Mechanically, how would this work? How can the wizard be mechanically distinct from the sorcerer or warlock? Let's assume first and foremost that sorcererers, warlocks, and wizards all use the same pool of spells, so any additional to arcane magic could be taken up by each of the arcane casters and no class is just neglected. Let's further assume that the sorcerer has a small number of spells, possibly linked to a thematic bloodline and that sorcerers can cast one free spell per encounter, meaning they'll never run completely dry but might come close. A sorcerer might have one encounter-based cantrip or two or even an at-will cantrip too. The warlock is probably similar, but has lower-level fixed at-will powers (to take a page from 3.5), particularly an at-will attack option (eldritch blast or an eldritch weapon). A wizard probably has a particular number of spell slots, like many editions of D&D and fills each of those slots each day.

One way to distinguish the wizard from this sorcerer would be to let more spells be counted as cantrips eventually, and use cantrip slots differently than normal spell slots. Maybe wizards have a similar number of spells as sorcerers, but can add new cantrips to his book at each level from the list of first (and eventually second) level spells he has. In this way, a wizard isn't quite prepared for any situation, as he couldn't spontaneously cast any spell from his book, just what he's mastered (and perhaps memorized that day) as cantrips. A wizard could still have, say, only 10 or 20 spell slots at 20th level, he'd just also have 10 cantrip slots perhaps and 10 or 20 of his cantrip options would be first and second level spells. Spells mastered as cantrips might only be cast at the lowest level of ability though, so a cantrip magic missile would never scale, but could be used each encounter. Cantrips could even be rememorized after a short rest of some kind (15 minutes maybe?) so that a wizard can always have a full complement of cantrips.

Another way for wizards to have a variety of utility spells is to let a wizard just spontaneously recall a needed spell from his book. This means he'll often have the right spell for the right situation, so it might need a daily limit instead of a per-encounter one. But its quite simple: Once per day a wizard might remember a spell just as its needed. He can instantly memorize any one spell in his spell book can cast it. You could even make it random by forcing a difficult intelligence check to remember it, though you might be able to keep trying for the same spell or try for a different one each round you tried to remember a spell.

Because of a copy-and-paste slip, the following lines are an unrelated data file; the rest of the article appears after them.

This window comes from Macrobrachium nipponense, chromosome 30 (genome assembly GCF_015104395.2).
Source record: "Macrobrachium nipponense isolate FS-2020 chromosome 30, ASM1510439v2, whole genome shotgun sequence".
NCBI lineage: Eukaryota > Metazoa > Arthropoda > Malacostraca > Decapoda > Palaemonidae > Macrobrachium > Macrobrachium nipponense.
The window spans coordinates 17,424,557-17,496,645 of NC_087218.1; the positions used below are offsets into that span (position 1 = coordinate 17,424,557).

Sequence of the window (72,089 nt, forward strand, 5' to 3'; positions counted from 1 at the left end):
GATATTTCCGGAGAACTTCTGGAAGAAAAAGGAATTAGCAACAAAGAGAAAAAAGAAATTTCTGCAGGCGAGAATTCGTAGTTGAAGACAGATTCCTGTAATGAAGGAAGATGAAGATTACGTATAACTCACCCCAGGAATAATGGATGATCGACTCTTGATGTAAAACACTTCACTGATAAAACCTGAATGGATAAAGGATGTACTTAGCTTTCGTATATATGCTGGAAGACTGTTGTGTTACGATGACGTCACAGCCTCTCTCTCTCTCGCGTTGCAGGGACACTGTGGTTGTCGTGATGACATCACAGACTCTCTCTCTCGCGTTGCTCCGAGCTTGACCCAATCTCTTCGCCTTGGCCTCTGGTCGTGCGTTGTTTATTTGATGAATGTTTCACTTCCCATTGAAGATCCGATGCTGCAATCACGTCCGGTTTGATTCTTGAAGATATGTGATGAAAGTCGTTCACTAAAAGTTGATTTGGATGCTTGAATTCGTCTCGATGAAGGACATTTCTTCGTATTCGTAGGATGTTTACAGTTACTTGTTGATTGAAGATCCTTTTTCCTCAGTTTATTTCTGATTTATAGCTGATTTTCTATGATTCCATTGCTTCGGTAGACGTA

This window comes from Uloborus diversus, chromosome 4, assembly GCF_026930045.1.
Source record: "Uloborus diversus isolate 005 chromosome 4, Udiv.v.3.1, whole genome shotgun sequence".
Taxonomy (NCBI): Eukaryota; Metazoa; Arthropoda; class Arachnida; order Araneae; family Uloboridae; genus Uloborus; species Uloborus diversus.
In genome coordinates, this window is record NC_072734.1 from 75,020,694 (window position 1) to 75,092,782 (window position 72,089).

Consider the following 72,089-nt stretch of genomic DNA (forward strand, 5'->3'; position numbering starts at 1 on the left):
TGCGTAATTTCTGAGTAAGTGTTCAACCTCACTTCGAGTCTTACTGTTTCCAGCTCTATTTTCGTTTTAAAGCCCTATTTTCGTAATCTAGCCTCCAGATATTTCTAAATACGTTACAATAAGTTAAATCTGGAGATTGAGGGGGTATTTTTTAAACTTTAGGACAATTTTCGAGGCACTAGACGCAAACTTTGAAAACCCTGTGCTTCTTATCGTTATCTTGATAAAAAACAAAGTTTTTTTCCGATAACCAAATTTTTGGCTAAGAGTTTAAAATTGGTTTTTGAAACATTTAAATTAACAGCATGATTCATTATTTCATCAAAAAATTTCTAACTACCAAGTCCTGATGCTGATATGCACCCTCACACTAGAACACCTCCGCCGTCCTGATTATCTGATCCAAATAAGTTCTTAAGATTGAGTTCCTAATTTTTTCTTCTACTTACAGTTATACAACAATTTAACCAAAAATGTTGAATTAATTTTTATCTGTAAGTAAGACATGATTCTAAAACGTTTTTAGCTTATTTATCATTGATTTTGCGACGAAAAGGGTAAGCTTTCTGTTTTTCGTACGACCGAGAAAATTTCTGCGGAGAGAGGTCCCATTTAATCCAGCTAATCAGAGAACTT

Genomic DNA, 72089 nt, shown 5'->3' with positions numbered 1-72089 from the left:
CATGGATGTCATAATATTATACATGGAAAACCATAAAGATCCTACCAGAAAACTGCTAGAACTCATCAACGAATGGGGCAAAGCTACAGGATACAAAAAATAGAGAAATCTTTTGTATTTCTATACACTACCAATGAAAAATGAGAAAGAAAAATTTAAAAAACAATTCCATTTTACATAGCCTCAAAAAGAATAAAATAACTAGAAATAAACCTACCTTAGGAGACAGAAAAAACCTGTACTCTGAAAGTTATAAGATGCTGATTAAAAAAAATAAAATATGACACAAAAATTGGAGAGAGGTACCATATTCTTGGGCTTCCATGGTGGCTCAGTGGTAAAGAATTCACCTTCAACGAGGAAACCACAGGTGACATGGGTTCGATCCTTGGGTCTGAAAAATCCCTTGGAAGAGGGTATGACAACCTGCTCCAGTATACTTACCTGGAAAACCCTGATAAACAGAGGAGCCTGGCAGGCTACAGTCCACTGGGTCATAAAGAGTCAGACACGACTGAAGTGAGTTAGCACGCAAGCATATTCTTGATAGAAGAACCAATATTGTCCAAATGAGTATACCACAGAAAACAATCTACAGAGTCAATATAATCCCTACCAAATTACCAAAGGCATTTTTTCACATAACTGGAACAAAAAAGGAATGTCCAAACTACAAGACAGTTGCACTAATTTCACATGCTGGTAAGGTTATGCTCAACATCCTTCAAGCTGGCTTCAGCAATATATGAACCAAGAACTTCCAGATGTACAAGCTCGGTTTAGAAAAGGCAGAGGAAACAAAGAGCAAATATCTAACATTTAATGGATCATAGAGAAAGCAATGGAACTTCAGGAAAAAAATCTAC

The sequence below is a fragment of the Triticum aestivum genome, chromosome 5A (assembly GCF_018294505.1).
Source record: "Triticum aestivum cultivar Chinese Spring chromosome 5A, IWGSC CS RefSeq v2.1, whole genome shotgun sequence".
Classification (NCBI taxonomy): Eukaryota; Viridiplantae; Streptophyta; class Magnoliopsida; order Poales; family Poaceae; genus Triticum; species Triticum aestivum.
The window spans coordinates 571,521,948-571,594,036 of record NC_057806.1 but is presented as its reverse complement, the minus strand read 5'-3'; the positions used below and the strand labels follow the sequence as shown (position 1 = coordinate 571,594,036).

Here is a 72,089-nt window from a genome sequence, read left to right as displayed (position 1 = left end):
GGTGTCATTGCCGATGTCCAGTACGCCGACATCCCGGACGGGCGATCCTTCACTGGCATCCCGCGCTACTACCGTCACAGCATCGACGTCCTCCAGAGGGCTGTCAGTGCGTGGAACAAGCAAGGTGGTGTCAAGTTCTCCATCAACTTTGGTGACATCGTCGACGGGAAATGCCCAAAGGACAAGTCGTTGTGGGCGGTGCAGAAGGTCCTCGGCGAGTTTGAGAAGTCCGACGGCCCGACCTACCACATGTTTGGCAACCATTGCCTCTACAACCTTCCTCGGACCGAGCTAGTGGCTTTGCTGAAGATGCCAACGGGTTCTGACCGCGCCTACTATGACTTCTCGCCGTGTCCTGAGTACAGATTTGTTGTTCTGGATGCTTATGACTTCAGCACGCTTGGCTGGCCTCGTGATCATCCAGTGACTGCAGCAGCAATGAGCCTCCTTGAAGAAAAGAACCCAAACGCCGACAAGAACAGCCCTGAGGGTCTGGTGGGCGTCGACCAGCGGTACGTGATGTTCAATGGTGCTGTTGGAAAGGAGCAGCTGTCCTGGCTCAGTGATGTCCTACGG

Alternately, a wizard might be able to spontaneously add a spell to his list via his own spellbook or implement. The wizard probably spends time flipping pages in combat, identifies a low-level spell he needs, and then casts it on the fly (probably sacrificing a different prepared spell in the process). This might take an intelligence check and have some chance of failure, but it means the wizard will have the right spell in many situations though it might take a few tries to get it off.

Other editions had some rules for diversity of spell selection as well, though they weren't highlighted in the wizard class description. Second edition even had rules in the Spells and Magic book for leaving spell slots free so that it could cast any available spell from the wizard's book. Third edition even let some wizards leave a spell slot unprepared. If a 15 minute rest was available later in the day, a needed spell could be prepared in that slot. Fourth edition, too, occasionally lets wizards swap out prepared spells during short or extended rests.

Now, in third edition and earlier, wizards still had a stupidly high number of choices to fill, and I'm sure I ended up writing down 'magic missile x5' far more times than I should have because I couldn't be bothered to try to decide which of these low-level spells I needed regularly. Part of that problem came from the third edition system of scroll creation: wizards were best off wasting a bit of XP on all those low-level utility scrolls and saving their high-level spells for the most useful (often times combat) spells.

Some of the ideas I outlined above might help prevent the 'magic missile x5' problem, particularly in limiting a wizard to a smaller number of high-level spells and a number of low-level ones. The wizard is likely to prepare the same low-level ones regularly, but has the option of switching things up as needed.

I'm not specifically getting into a debate of vancian spellcasting here. Personally, I might prefer a system where a wizard prepares spells for the day but then has a number of daily slots to cast with. Something needs to limit the wizard to a certain set of magic effects regularly, because if they constantly have access to everything in their books all the time, that breaks the game eventually. The wizard is truly a case of knowledge being power, and creative players who can cast spells all day long will just come up with any number of combination of spells to slay their foes.

At any rate, I think the ideas presented here capture the fact that versatility is a cornerstone of the wizard class in D&D (rather than some video game where wizards just magic-missile each round ad infinitum or blast away with fireballs till they're out of mana). Because this is the sort of wizard I'd want to play. I'll leave the constant blasting to the sorcerers or warlocks, just let my wizard pull out that situational spell that helps save the day once in a while.